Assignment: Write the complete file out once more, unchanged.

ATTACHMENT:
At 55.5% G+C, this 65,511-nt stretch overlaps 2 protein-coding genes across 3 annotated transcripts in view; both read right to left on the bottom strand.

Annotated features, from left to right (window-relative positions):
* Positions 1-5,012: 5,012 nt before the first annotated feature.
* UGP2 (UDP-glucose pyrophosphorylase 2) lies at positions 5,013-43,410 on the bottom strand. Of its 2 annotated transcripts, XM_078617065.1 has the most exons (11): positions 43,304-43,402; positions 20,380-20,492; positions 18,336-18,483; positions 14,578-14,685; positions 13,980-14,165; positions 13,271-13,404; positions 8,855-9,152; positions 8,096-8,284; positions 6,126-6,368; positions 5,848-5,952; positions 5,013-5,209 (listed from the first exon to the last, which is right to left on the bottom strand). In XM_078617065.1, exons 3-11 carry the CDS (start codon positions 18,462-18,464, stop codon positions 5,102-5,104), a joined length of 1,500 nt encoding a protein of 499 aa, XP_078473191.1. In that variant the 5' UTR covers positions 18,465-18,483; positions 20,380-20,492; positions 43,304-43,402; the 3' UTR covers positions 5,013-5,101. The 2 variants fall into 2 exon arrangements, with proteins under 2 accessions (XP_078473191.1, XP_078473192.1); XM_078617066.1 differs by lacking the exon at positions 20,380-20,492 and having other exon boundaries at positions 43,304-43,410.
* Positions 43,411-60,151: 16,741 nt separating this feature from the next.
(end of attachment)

At 55.5% G+C, this 65,511-nt stretch overlaps 2 protein-coding genes across 3 annotated transcripts in view; both read right to left on the bottom strand.

Annotated features, from left to right (window-relative positions):
* Positions 1-5,012: 5,012 nt before the first annotated feature.
* UGP2 (UDP-glucose pyrophosphorylase 2) lies at positions 5,013-43,410 on the bottom strand. Of its 2 annotated transcripts, XM_078617065.1 has the most exons (11): positions 43,304-43,402; positions 20,380-20,492; positions 18,336-18,483; positions 14,578-14,685; positions 13,980-14,165; positions 13,271-13,404; positions 8,855-9,152; positions 8,096-8,284; positions 6,126-6,368; positions 5,848-5,952; positions 5,013-5,209 (listed from the first exon to the last, which is right to left on the bottom strand). In XM_078617065.1, exons 3-11 carry the CDS (start codon positions 18,462-18,464, stop codon positions 5,102-5,104), a joined length of 1,500 nt encoding a protein of 499 aa, XP_078473191.1. In that variant the 5' UTR covers positions 18,465-18,483; positions 20,380-20,492; positions 43,304-43,402; the 3' UTR covers positions 5,013-5,101. The 2 variants fall into 2 exon arrangements, with proteins under 2 accessions (XP_078473191.1, XP_078473192.1); XM_078617066.1 differs by lacking the exon at positions 20,380-20,492 and having other exon boundaries at positions 43,304-43,410.
* Positions 43,411-60,151: 16,741 nt separating this feature from the next.